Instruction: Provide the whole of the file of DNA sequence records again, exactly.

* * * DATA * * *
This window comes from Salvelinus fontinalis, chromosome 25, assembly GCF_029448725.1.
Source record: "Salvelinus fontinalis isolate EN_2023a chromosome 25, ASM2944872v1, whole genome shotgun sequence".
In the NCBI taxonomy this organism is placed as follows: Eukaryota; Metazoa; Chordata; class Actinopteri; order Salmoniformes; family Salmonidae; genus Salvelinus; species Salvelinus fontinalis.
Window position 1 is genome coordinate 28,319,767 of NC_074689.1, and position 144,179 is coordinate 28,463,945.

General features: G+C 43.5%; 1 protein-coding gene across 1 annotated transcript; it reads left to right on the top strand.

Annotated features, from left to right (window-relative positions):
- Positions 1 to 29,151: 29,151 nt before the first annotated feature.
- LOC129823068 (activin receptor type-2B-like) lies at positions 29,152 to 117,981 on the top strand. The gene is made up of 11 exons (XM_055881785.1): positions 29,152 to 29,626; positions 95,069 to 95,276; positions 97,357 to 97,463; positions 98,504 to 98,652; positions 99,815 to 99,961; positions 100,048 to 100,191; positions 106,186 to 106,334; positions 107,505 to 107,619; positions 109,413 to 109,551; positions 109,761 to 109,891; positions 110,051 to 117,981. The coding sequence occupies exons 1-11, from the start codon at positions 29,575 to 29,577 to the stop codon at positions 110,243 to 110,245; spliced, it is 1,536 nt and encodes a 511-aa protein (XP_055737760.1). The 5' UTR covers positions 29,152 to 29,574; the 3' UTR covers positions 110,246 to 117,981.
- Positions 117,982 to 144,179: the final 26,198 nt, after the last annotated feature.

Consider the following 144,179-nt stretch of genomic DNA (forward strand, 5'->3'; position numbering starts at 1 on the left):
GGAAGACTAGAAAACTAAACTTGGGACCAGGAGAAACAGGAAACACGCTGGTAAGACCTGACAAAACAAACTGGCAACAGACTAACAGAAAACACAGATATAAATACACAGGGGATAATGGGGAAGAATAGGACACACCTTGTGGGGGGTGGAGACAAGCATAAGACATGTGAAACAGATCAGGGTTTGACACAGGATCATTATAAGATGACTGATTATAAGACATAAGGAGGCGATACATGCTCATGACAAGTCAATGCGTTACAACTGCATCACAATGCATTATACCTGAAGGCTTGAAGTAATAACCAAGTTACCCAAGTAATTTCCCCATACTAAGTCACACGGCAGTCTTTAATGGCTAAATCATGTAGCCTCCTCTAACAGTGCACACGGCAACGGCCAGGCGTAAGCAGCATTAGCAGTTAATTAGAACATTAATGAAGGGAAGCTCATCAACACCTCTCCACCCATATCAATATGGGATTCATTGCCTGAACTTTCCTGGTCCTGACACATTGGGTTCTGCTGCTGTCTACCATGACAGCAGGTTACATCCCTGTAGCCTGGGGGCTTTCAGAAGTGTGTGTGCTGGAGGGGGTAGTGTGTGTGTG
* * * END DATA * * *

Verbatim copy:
This window comes from Salvelinus fontinalis, chromosome 25, assembly GCF_029448725.1.
Source record: "Salvelinus fontinalis isolate EN_2023a chromosome 25, ASM2944872v1, whole genome shotgun sequence".
In the NCBI taxonomy this organism is placed as follows: Eukaryota; Metazoa; Chordata; class Actinopteri; order Salmoniformes; family Salmonidae; genus Salvelinus; species Salvelinus fontinalis.
Window position 1 is genome coordinate 28,319,767 of NC_074689.1, and position 144,179 is coordinate 28,463,945.

General features: G+C 43.5%; 1 protein-coding gene across 1 annotated transcript; it reads left to right on the top strand.

Annotated features, from left to right (window-relative positions):
- Positions 1 to 29,151: 29,151 nt before the first annotated feature.
- LOC129823068 (activin receptor type-2B-like) lies at positions 29,152 to 117,981 on the top strand. The gene is made up of 11 exons (XM_055881785.1): positions 29,152 to 29,626; positions 95,069 to 95,276; positions 97,357 to 97,463; positions 98,504 to 98,652; positions 99,815 to 99,961; positions 100,048 to 100,191; positions 106,186 to 106,334; positions 107,505 to 107,619; positions 109,413 to 109,551; positions 109,761 to 109,891; positions 110,051 to 117,981. The coding sequence occupies exons 1-11, from the start codon at positions 29,575 to 29,577 to the stop codon at positions 110,243 to 110,245; spliced, it is 1,536 nt and encodes a 511-aa protein (XP_055737760.1). The 5' UTR covers positions 29,152 to 29,574; the 3' UTR covers positions 110,246 to 117,981.
- Positions 117,982 to 144,179: the final 26,198 nt, after the last annotated feature.

Consider the following 144,179-nt stretch of genomic DNA (forward strand, 5'->3'; position numbering starts at 1 on the left):
GGAAGACTAGAAAACTAAACTTGGGACCAGGAGAAACAGGAAACACGCTGGTAAGACCTGACAAAACAAACTGGCAACAGACTAACAGAAAACACAGATATAAATACACAGGGGATAATGGGGAAGAATAGGACACACCTTGTGGGGGGTGGAGACAAGCATAAGACATGTGAAACAGATCAGGGTTTGACACAGGATCATTATAAGATGACTGATTATAAGACATAAGGAGGCGATACATGCTCATGACAAGTCAATGCGTTACAACTGCATCACAATGCATTATACCTGAAGGCTTGAAGTAATAACCAAGTTACCCAAGTAATTTCCCCATACTAAGTCACACGGCAGTCTTTAATGGCTAAATCATGTAGCCTCCTCTAACAGTGCACACGGCAACGGCCAGGCGTAAGCAGCATTAGCAGTTAATTAGAACATTAATGAAGGGAAGCTCATCAACACCTCTCCACCCATATCAATATGGGATTCATTGCCTGAACTTTCCTGGTCCTGACACATTGGGTTCTGCTGCTGTCTACCATGACAGCAGGTTACATCCCTGTAGCCTGGGGGCTTTCAGAAGTGTGTGTGCTGGAGGGGGTAGTGTGTGTGTG